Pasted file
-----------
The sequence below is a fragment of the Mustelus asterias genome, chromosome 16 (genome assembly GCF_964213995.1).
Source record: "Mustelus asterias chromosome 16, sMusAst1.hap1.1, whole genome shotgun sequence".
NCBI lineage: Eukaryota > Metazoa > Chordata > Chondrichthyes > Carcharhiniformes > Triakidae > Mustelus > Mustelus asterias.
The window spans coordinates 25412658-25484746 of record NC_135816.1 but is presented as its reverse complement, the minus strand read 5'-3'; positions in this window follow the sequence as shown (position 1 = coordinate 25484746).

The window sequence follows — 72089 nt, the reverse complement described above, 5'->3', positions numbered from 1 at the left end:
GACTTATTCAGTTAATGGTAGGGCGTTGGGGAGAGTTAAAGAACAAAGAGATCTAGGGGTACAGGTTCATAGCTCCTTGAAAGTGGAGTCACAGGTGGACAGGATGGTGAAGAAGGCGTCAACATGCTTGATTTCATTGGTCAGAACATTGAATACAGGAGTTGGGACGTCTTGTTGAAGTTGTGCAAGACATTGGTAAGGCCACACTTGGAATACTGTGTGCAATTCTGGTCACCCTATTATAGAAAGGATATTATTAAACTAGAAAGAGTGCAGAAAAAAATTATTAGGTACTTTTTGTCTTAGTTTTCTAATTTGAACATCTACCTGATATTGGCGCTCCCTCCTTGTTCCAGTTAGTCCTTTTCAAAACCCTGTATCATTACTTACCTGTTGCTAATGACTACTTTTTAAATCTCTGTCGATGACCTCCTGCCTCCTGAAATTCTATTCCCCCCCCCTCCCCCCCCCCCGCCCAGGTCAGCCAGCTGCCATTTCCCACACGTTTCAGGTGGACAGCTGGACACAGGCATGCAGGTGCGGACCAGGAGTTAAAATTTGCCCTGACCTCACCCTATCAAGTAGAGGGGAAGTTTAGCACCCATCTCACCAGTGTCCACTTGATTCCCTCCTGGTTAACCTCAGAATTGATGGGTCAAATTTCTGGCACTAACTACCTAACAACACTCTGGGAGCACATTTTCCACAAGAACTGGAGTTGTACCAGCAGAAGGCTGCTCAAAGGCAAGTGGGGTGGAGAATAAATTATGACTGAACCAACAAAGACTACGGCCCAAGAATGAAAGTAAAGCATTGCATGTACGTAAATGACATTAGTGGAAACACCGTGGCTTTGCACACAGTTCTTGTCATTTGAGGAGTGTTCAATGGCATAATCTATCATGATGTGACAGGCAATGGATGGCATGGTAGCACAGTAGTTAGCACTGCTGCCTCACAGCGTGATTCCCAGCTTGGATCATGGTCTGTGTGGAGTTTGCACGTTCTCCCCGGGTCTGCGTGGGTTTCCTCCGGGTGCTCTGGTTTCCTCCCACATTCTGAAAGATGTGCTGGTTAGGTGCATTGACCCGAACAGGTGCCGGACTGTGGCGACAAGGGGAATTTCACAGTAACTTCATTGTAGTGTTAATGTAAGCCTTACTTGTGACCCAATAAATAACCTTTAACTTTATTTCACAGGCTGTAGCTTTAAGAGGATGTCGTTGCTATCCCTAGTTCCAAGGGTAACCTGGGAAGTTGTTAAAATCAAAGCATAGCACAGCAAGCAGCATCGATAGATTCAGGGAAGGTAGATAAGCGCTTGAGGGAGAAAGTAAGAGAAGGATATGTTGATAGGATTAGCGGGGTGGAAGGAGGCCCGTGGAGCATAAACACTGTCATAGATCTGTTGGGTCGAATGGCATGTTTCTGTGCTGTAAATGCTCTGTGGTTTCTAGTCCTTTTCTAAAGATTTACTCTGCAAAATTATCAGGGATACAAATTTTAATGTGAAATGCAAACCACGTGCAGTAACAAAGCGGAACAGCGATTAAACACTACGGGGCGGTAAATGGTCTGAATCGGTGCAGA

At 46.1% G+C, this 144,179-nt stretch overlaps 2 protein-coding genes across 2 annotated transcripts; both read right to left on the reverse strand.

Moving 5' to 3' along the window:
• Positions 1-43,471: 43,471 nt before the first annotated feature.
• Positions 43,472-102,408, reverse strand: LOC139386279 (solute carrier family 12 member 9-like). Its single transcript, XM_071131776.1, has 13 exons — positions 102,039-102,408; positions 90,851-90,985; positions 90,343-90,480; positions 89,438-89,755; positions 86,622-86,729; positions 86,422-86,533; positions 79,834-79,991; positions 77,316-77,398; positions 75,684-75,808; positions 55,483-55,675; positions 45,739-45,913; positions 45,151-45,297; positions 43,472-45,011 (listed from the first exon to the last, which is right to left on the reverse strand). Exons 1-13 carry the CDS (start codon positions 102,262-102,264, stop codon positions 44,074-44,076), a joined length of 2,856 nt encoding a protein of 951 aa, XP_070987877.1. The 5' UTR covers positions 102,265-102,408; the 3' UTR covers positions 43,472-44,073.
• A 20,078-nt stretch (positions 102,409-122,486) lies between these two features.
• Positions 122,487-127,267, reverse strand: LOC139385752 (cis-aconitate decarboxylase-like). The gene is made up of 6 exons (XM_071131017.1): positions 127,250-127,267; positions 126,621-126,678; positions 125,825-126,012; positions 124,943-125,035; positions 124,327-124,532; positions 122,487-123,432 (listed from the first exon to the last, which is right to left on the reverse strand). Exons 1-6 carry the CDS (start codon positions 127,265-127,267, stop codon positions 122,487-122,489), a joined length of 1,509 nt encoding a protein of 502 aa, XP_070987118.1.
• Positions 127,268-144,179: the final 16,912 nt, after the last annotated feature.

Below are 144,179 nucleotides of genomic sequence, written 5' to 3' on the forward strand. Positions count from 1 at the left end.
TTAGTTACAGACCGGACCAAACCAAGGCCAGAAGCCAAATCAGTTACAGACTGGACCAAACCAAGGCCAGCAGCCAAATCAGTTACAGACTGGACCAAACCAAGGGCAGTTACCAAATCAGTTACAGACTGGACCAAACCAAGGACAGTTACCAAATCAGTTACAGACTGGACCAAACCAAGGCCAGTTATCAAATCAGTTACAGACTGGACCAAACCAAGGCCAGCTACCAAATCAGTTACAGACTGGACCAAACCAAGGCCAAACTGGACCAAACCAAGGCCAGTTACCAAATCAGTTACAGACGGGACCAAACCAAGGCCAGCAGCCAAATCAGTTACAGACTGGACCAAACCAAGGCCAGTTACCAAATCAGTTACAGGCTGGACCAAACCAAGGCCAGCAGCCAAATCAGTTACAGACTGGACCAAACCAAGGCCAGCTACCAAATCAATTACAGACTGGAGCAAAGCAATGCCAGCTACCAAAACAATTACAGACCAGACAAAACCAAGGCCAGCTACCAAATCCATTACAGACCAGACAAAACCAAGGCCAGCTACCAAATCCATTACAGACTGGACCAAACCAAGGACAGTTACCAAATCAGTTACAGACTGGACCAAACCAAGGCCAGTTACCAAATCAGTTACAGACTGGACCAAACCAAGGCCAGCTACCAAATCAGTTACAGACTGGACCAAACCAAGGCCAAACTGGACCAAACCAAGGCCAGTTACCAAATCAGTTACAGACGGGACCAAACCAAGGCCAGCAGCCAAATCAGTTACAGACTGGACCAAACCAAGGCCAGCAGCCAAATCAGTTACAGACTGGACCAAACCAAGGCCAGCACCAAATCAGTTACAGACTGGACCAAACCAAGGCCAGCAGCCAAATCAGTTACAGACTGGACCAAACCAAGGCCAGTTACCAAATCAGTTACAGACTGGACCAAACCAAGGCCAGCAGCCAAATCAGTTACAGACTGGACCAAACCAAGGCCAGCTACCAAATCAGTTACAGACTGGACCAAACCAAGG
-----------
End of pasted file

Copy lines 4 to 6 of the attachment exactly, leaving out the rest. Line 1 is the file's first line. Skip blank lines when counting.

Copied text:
The window spans coordinates 25412658-25484746 of record NC_135816.1 but is presented as its reverse complement, the minus strand read 5'-3'; positions in this window follow the sequence as shown (position 1 = coordinate 25484746).

The window sequence follows — 72089 nt, the reverse complement described above, 5'->3', positions numbered from 1 at the left end:
GACTTATTCAGTTAATGGTAGGGCGTTGGGGAGAGTTAAAGAACAAAGAGATCTAGGGGTACAGGTTCATAGCTCCTTGAAAGTGGAGTCACAGGTGGACAGGATGGTGAAGAAGGCGTCAACATGCTTGATTTCATTGGTCAGAACATTGAATACAGGAGTTGGGACGTCTTGTTGAAGTTGTGCAAGACATTGGTAAGGCCACACTTGGAATACTGTGTGCAATTCTGGTCACCCTATTATAGAAAGGATATTATTAAACTAGAAAGAGTGCAGAAAAAAATTATTAGGTACTTTTTGTCTTAGTTTTCTAATTTGAACATCTACCTGATATTGGCGCTCCCTCCTTGTTCCAGTTAGTCCTTTTCAAAACCCTGTATCATTACTTACCTGTTGCTAATGACTACTTTTTAAATCTCTGTCGATGACCTCCTGCCTCCTGAAATTCTATTCCCCCCCCCTCCCCCCCCCCCGCCCAGGTCAGCCAGCTGCCATTTCCCACACGTTTCAGGTGGACAGCTGGACACAGGCATGCAGGTGCGGACCAGGAGTTAAAATTTGCCCTGACCTCACCCTATCAAGTAGAGGGGAAGTTTAGCACCCATCTCACCAGTGTCCACTTGATTCCCTCCTGGTTAACCTCAGAATTGATGGGTCAAATTTCTGGCACTAACTACCTAACAACACTCTGGGAGCACATTTTCCACAAGAACTGGAGTTGTACCAGCAGAAGGCTGCTCAAAGGCAAGTGGGGTGGAGAATAAATTATGACTGAACCAACAAAGACTACGGCCCAAGAATGAAAGTAAAGCATTGCATGTACGTAAATGACATTAGTGGAAACACCGTGGCTTTGCACACAGTTCTTGTCATTTGAGGAGTGTTCAATGGCATAATCTATCATGATGTGACAGGCAATGGATGGCATGGTAGCACAGTAGTTAGCACTGCTGCCTCACAGCGTGATTCCCAGCTTGGATCATGGTCTGTGTGGAGTTTGCACGTTCTCCCCGGGTCTGCGTGGGTTTCCTCCGGGTGCTCTGGTTTCCTCCCACATTCTGAAAGATGTGCTGGTTAGGTGCATTGACCCGAACAGGTGCCGGACTGTGGCGACAAGGGGAATTTCACAGTAACTTCATTGTAGTGTTAATGTAAGCCTTACTTGTGACCCAATAAATAACCTTTAACTTTATTTCACAGGCTGTAGCTTTAAGAGGATGTCGTTGCTATCCCTAGTTCCAAGGGTAACCTGGGAAGTTGTTAAAATCAAAGCATAGCACAGCAAGCAGCATCGATAGATTCAGGGAAGGTAGATAAGCGCTTGAGGGAGAAAGTAAGAGAAGGATATGTTGATAGGATTAGCGGGGTGGAAGGAGGCCCGTGGAGCATAAACACTGTCATAGATCTGTTGGGTCGAATGGCATGTTTCTGTGCTGTAAATGCTCTGTGGTTTCTAGTCCTTTTCTAAAGATTTACTCTGCAAAATTATCAGGGATACAAATTTTAATGTGAAATGCAAACCACGTGCAGTAACAAAGCGGAACAGCGATTAAACACTACGGGGCGGTAAATGGTCTGAATCGGTGCAGA